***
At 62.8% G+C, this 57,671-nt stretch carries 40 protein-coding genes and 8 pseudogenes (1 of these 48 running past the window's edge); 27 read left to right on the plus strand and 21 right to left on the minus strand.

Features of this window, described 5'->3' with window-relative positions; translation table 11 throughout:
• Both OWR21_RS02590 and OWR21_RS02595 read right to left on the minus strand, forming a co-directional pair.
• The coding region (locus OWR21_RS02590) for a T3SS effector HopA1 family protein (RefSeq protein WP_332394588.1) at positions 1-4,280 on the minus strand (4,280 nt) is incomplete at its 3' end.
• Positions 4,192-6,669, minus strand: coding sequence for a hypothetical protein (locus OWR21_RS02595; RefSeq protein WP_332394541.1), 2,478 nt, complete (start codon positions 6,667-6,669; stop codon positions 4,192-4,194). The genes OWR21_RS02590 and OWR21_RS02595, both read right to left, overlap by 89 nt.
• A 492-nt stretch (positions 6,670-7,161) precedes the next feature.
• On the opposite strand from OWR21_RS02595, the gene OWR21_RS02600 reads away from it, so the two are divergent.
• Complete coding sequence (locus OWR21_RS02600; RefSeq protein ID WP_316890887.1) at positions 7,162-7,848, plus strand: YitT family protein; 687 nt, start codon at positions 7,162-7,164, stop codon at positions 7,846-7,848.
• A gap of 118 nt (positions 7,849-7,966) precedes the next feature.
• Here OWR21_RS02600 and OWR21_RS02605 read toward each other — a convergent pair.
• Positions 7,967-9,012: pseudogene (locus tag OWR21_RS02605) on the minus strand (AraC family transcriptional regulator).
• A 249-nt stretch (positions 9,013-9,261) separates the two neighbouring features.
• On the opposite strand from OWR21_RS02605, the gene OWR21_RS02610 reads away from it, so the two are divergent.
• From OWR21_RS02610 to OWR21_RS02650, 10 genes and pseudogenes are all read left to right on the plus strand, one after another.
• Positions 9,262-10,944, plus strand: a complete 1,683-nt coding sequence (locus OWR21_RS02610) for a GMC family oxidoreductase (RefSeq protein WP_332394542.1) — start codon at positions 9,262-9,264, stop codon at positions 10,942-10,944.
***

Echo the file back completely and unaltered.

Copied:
At 62.8% G+C, this 57,671-nt stretch carries 40 protein-coding genes and 8 pseudogenes (1 of these 48 running past the window's edge); 27 read left to right on the plus strand and 21 right to left on the minus strand.

Features of this window, described 5'->3' with window-relative positions; translation table 11 throughout:
• Both OWR21_RS02590 and OWR21_RS02595 read right to left on the minus strand, forming a co-directional pair.
• The coding region (locus OWR21_RS02590) for a T3SS effector HopA1 family protein (RefSeq protein WP_332394588.1) at positions 1-4,280 on the minus strand (4,280 nt) is incomplete at its 3' end.
• Positions 4,192-6,669, minus strand: coding sequence for a hypothetical protein (locus OWR21_RS02595; RefSeq protein WP_332394541.1), 2,478 nt, complete (start codon positions 6,667-6,669; stop codon positions 4,192-4,194). The genes OWR21_RS02590 and OWR21_RS02595, both read right to left, overlap by 89 nt.
• A 492-nt stretch (positions 6,670-7,161) precedes the next feature.
• On the opposite strand from OWR21_RS02595, the gene OWR21_RS02600 reads away from it, so the two are divergent.
• Complete coding sequence (locus OWR21_RS02600; RefSeq protein ID WP_316890887.1) at positions 7,162-7,848, plus strand: YitT family protein; 687 nt, start codon at positions 7,162-7,164, stop codon at positions 7,846-7,848.
• A gap of 118 nt (positions 7,849-7,966) precedes the next feature.
• Here OWR21_RS02600 and OWR21_RS02605 read toward each other — a convergent pair.
• Positions 7,967-9,012: pseudogene (locus tag OWR21_RS02605) on the minus strand (AraC family transcriptional regulator).
• A 249-nt stretch (positions 9,013-9,261) separates the two neighbouring features.
• On the opposite strand from OWR21_RS02605, the gene OWR21_RS02610 reads away from it, so the two are divergent.
• From OWR21_RS02610 to OWR21_RS02650, 10 genes and pseudogenes are all read left to right on the plus strand, one after another.
• Positions 9,262-10,944, plus strand: a complete 1,683-nt coding sequence (locus OWR21_RS02610) for a GMC family oxidoreductase (RefSeq protein WP_332394542.1) — start codon at positions 9,262-9,264, stop codon at positions 10,942-10,944.